Virtually Connecting is a volunteer, grassroots movement that seeks to enliven virtual participation in academic conferences, widening access to a fuller conference experience for those who cannot be physically present at conferences.
Using emerging technologies (such as Google Hangouts on Air), we connect onsite conference presenters with virtual participants in small groups. This allows virtual conference attendees to meet and talk with conference presenters, something not usually possible. Each session is recorded and, whenever possible, live streamed, to allow additional virtual attendees to participate in the discussion by listening and asking questions via Twitter. Whenever we present about Virtually Connecting, people tend to misunderstand what we do, and people often want to know how it looks before deciding to participate. At OER17, when a group of Virtually Connecting volunteers presented some research on Virtually Connecting in a brief session, many in the audience misunderstood what we were talking about (see Bali et al, 2016; 2017).
The purpose of this session is to demonstrate what a Virtually Connection session looks like, so that audience members can understand how it works, but also replicate the model in their own context if they wish to. Borrowing from the “Fish Bowl” teaching strategy, participants will be able to observe a live Virtually Connecting session. The “inner circle” of the fishbowl will consist of those participating in the live streamed Virtually Connecting session from onsite, and those participating in the Virtually Connecting session through the Google Hangout. The session audience and those choosing to view the live stream on YouTube will make up the outer circle of the fish bowl. This allows those who may not be comfortable with actively participating in a session to see how the sessions work, and glean a deeper understanding about how one might be able to participate in this type of hybrid conference experience. People observing in the outer circle will have the opportunity to step forward and join the inner circle if they wish to participate more actively, or to choose not to appear on camera at all if they prefer.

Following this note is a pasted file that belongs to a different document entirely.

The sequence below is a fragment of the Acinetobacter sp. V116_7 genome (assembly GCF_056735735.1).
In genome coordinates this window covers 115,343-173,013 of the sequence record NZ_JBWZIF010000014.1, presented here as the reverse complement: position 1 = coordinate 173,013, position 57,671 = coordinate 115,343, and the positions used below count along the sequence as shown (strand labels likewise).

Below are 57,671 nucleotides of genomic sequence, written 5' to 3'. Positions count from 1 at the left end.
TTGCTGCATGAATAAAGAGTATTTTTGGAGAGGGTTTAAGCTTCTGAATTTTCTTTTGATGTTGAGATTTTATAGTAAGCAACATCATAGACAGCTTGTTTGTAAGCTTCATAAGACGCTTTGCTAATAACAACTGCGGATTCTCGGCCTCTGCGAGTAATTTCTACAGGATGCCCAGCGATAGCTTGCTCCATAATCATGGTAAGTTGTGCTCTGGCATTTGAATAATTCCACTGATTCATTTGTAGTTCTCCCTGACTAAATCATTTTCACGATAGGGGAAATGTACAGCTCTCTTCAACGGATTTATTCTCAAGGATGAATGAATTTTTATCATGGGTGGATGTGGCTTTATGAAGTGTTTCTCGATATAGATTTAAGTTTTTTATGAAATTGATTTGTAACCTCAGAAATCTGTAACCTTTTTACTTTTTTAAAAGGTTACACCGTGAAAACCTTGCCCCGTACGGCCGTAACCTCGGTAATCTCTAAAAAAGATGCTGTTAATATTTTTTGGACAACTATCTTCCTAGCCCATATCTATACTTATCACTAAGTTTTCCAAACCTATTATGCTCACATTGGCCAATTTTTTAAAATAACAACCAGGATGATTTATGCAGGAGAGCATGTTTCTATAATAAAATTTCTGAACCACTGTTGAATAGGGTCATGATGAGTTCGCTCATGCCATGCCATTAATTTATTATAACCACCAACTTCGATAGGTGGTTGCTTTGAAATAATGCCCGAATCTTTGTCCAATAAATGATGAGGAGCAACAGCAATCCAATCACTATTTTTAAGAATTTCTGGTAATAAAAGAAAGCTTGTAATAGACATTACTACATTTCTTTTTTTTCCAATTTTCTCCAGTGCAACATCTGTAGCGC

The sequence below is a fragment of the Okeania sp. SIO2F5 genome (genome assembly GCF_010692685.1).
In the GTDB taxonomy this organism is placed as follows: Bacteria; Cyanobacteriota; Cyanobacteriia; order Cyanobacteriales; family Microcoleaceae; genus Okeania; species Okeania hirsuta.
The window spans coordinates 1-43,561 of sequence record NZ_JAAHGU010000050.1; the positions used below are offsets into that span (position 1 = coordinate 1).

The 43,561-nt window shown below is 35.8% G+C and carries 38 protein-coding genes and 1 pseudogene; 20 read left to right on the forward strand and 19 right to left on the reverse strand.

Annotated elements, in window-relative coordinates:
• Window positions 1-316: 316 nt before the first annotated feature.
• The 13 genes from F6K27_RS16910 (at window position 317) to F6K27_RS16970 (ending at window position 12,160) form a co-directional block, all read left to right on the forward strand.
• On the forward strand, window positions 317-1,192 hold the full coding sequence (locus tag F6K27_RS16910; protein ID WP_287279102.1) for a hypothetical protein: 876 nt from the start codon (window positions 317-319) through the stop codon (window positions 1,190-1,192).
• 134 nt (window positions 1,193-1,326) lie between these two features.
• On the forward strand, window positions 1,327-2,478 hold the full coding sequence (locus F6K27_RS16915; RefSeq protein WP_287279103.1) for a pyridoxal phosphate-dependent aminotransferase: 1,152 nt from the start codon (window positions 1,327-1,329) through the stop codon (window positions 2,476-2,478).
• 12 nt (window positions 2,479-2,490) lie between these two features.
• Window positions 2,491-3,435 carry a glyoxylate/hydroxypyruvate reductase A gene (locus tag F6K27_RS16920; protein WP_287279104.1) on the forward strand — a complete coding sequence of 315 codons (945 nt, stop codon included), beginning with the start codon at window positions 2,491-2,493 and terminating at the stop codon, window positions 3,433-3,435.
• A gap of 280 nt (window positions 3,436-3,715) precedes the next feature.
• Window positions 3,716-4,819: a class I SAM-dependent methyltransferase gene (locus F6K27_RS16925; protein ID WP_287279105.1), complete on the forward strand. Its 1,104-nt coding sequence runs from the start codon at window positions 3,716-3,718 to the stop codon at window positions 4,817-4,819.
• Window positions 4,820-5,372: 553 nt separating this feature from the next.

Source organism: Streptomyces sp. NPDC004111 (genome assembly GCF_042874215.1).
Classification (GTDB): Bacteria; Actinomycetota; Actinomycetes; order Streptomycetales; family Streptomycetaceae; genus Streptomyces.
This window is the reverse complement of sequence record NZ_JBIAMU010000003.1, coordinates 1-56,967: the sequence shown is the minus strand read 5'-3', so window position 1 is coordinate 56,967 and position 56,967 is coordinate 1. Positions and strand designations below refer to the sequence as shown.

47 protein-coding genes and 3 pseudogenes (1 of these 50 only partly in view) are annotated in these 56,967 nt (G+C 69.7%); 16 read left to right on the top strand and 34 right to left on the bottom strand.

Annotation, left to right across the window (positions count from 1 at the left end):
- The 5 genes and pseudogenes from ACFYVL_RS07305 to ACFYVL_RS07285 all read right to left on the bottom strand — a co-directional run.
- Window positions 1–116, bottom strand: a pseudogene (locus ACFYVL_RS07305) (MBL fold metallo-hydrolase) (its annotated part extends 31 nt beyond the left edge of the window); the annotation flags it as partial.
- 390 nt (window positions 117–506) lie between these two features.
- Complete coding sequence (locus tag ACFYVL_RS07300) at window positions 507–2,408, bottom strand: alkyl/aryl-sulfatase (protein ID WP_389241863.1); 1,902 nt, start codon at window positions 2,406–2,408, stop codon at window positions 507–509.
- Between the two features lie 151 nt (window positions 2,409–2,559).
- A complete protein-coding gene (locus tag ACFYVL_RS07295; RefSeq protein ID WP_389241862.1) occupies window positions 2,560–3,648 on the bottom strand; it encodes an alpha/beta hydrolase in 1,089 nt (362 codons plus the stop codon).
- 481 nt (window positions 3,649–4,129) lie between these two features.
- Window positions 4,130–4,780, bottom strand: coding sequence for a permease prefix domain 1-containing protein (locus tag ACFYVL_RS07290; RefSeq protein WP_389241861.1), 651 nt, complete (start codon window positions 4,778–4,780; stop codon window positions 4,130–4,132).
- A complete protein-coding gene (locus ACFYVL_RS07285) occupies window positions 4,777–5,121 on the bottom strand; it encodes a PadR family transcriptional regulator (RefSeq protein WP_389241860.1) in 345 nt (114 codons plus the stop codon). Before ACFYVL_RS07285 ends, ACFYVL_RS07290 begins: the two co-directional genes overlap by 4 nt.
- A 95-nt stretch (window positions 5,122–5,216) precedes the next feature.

The topic of the virtually connecting session will be drawn from the conference themes – this year with an emphasis on learner voice, and we will try to bring in our own students onsite, synchronously or in some other form, and we may invite virtual guests whose students have benefited from Virtually Connecting in some way in the past. Participants will be invited to participate in Virtually Connecting sessions beyond the presentation itself throughout the conference, and to invite their students to join Virtually Connecting sessions in future.
Bali, M., Caines, A., DeWaard, H.J., and Hogue, R. J. (2016). Ethos and Practice of a Connected Learning Movement: Interpreting Virtually Connecting Through Alignment with Theory and Survey Results. Online Learning Journal. pp. 212-229.
Bali, M., Beckingham, S., Zamora, M., Caines, A., Hogue, R. J., & Weller, M. (2017). Breaking the physical presence barrier: Virtually Connecting as an approach to open, inclusive conferences. OER17, London, UK, April 5-6, 2017. https://oer17.oerconf.org/sessions/breaking-the-physical-presence-barrier-virtually-connecting-as-an-approach-to-open-inclusive-conferences-1460/